- Overload Principle: Pushing a muscle to work without rest can lead to muscle hypertrophy as it forces your muscles to adapt to the increased demand.
Why Embrace Compound Sets?
Compound sets, similar to supersets, involve performing two exercises back-to-back but for the same muscle group, which can:
- Increase Muscle Fatigue: By targeting the same muscle with no rest, you create deeper muscle fatigue, which can trigger more significant growth.
- Raise Metabolic Stress: This type of training can increase the accumulation of metabolites like lactate, contributing to an anabolic environment for muscle growth.
How to Incorporate Them Into Push Day
- Chest Focus: For example, after a set of bench presses, immediately switch to push-ups. You’re utilizing the pre-fatigue from benching to deepen the impact of the push-ups and maximize your chest growth.
If We Had to Name One, The Close-Grip Incline Bench Press is the Best Push Day Exercise
In the kingdom of Push Day exercises, if one exercise could wear the crown, many would nominate the close-grip incline bench press.
This powerful exercise is often hailed as the monarch for its multi-targeted approach, hitting the chest, triceps, and shoulders all in one royal swoop.
Why It Reigns Supreme:
- Chest Activation: The incline angle targets the upper pectorals, a region often underdeveloped by flat bench presses.
- Tricep Engagement: The close grip shifts the workload onto the triceps, demanding extra effort and promoting significant growth.
- Shoulder Sculpting: The incline position also calls the deltoids into action, particularly the front heads, adding to the exercise’s upper body benefits.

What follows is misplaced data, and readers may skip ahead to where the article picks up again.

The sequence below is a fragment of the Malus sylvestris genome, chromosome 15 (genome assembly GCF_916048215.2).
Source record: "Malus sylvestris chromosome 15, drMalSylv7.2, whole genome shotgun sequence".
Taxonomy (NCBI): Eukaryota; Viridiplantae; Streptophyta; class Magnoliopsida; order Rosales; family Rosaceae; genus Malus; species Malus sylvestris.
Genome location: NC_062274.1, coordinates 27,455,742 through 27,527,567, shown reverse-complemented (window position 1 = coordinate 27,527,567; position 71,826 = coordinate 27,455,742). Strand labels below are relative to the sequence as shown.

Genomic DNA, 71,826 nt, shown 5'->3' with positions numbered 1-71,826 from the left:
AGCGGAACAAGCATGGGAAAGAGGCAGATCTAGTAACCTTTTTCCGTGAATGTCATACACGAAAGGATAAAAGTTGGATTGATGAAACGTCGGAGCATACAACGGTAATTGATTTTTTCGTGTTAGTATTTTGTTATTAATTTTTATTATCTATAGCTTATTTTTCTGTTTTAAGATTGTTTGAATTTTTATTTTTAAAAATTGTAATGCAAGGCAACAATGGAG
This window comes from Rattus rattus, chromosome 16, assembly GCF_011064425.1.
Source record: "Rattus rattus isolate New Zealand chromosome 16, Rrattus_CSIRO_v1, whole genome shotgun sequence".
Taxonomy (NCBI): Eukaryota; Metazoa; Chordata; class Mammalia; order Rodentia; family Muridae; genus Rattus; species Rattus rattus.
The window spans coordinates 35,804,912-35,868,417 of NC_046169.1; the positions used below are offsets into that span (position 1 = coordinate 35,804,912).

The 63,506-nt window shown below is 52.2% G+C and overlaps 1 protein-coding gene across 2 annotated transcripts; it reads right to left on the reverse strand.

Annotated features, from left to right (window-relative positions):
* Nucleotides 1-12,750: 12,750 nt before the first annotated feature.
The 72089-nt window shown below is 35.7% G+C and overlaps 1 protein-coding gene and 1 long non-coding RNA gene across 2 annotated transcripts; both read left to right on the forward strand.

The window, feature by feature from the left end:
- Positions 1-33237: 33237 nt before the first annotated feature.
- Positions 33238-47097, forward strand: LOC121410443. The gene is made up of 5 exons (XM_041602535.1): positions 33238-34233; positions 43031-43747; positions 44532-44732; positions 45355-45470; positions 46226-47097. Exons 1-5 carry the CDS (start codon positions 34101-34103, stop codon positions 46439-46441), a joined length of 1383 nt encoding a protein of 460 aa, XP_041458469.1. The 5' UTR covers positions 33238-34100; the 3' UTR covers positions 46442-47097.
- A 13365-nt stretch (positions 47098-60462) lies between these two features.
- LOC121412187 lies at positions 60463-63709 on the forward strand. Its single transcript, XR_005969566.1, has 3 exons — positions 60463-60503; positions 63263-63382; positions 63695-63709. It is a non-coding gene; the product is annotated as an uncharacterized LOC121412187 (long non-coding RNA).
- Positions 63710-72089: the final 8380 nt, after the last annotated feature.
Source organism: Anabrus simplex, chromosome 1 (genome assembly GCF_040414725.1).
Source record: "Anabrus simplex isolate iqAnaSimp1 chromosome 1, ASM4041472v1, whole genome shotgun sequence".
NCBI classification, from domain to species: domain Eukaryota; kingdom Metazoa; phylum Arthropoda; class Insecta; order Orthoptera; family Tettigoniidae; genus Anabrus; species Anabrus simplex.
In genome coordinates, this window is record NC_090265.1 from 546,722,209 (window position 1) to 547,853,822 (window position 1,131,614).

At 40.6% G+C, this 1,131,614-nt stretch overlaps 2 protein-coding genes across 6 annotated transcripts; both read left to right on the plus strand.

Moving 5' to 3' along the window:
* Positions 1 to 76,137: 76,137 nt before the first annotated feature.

Incorporating this exercise into your routine can lead to notable improvements in strength, muscular endurance, and aesthetic definition. It’s a versatile move that can be adjusted for beginners to advanced lifters, making it a staple in any effective Push Day workout.
Revamping Your Push Day Exercises: Modifications for Every Level
Keeping your Push Day fresh and challenging is essential for continuous muscle growth and to avoid hitting a plateau.
Here are several ways to modify your routine, ensuring that your muscles keep guessing and you stay engaged:
- Change the Order: Mix up the sequence of exercises. Starting with a different muscle group each Push Day can alter the intensity and focus of your workout.
- Plyometrics: Include plyometric exercises like clapping push-ups to introduce an explosive element to your routine, enhancing muscle power.
- Experiment with Tempo: Slow down your reps to increase time under tension or add explosive movements to promote power. For example, try a 3-second descent followed by a 1-second press on the bench press.
- Introduce New Equipment: Incorporate resistance bands or chains into your barbell exercises to add progressive resistance and challenge your muscles at different points of the lift
- Go Unilateral: Perform exercises one arm at a time, like single-arm shoulder presses or one-arm push-ups, to correct imbalances and increase core engagement.